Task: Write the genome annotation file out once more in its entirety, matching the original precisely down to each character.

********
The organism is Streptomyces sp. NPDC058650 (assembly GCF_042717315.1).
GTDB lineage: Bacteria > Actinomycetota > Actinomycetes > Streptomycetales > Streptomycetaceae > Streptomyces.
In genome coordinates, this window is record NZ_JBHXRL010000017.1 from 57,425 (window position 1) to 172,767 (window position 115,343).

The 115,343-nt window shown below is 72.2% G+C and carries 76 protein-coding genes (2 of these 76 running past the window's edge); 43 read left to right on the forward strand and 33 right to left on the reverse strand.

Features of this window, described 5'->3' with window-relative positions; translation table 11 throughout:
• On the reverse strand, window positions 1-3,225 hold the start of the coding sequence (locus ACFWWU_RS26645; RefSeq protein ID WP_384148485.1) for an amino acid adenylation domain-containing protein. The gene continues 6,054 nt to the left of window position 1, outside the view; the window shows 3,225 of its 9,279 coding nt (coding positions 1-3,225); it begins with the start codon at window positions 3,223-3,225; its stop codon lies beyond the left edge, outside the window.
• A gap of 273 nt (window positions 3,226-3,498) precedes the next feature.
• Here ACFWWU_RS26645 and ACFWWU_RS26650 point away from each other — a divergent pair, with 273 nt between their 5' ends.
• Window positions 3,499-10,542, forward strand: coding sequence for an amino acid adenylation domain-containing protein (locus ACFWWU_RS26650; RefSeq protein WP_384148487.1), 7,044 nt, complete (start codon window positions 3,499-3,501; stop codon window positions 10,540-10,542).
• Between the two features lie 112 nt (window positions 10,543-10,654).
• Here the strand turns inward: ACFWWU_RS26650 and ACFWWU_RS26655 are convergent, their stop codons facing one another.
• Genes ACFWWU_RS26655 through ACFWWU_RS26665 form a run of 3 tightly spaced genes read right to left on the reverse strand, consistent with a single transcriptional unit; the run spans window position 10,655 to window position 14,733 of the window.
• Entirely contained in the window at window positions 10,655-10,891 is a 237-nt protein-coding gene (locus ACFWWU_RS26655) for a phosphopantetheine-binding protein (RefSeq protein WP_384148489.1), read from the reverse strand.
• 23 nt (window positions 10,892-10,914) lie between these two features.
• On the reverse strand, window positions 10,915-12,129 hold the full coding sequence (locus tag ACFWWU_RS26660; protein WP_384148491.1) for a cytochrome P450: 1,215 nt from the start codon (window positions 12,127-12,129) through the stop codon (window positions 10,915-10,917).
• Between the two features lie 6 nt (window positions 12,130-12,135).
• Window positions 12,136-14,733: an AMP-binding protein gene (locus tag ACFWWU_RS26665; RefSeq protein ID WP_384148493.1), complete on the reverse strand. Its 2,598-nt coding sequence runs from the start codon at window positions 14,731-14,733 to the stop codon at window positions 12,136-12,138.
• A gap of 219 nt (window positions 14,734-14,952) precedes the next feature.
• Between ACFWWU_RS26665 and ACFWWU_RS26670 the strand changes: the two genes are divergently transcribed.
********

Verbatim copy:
The organism is Streptomyces sp. NPDC058650 (assembly GCF_042717315.1).
GTDB lineage: Bacteria > Actinomycetota > Actinomycetes > Streptomycetales > Streptomycetaceae > Streptomyces.
In genome coordinates, this window is record NZ_JBHXRL010000017.1 from 57,425 (window position 1) to 172,767 (window position 115,343).

The 115,343-nt window shown below is 72.2% G+C and carries 76 protein-coding genes (2 of these 76 running past the window's edge); 43 read left to right on the forward strand and 33 right to left on the reverse strand.

Features of this window, described 5'->3' with window-relative positions; translation table 11 throughout:
• On the reverse strand, window positions 1-3,225 hold the start of the coding sequence (locus ACFWWU_RS26645; RefSeq protein ID WP_384148485.1) for an amino acid adenylation domain-containing protein. The gene continues 6,054 nt to the left of window position 1, outside the view; the window shows 3,225 of its 9,279 coding nt (coding positions 1-3,225); it begins with the start codon at window positions 3,223-3,225; its stop codon lies beyond the left edge, outside the window.
• A gap of 273 nt (window positions 3,226-3,498) precedes the next feature.
• Here ACFWWU_RS26645 and ACFWWU_RS26650 point away from each other — a divergent pair, with 273 nt between their 5' ends.
• Window positions 3,499-10,542, forward strand: coding sequence for an amino acid adenylation domain-containing protein (locus ACFWWU_RS26650; RefSeq protein WP_384148487.1), 7,044 nt, complete (start codon window positions 3,499-3,501; stop codon window positions 10,540-10,542).
• Between the two features lie 112 nt (window positions 10,543-10,654).
• Here the strand turns inward: ACFWWU_RS26650 and ACFWWU_RS26655 are convergent, their stop codons facing one another.
• Genes ACFWWU_RS26655 through ACFWWU_RS26665 form a run of 3 tightly spaced genes read right to left on the reverse strand, consistent with a single transcriptional unit; the run spans window position 10,655 to window position 14,733 of the window.
• Entirely contained in the window at window positions 10,655-10,891 is a 237-nt protein-coding gene (locus ACFWWU_RS26655) for a phosphopantetheine-binding protein (RefSeq protein WP_384148489.1), read from the reverse strand.
• 23 nt (window positions 10,892-10,914) lie between these two features.
• On the reverse strand, window positions 10,915-12,129 hold the full coding sequence (locus tag ACFWWU_RS26660; protein WP_384148491.1) for a cytochrome P450: 1,215 nt from the start codon (window positions 12,127-12,129) through the stop codon (window positions 10,915-10,917).
• Between the two features lie 6 nt (window positions 12,130-12,135).
• Window positions 12,136-14,733: an AMP-binding protein gene (locus tag ACFWWU_RS26665; RefSeq protein ID WP_384148493.1), complete on the reverse strand. Its 2,598-nt coding sequence runs from the start codon at window positions 14,731-14,733 to the stop codon at window positions 12,136-12,138.
• A gap of 219 nt (window positions 14,734-14,952) precedes the next feature.
• Between ACFWWU_RS26665 and ACFWWU_RS26670 the strand changes: the two genes are divergently transcribed.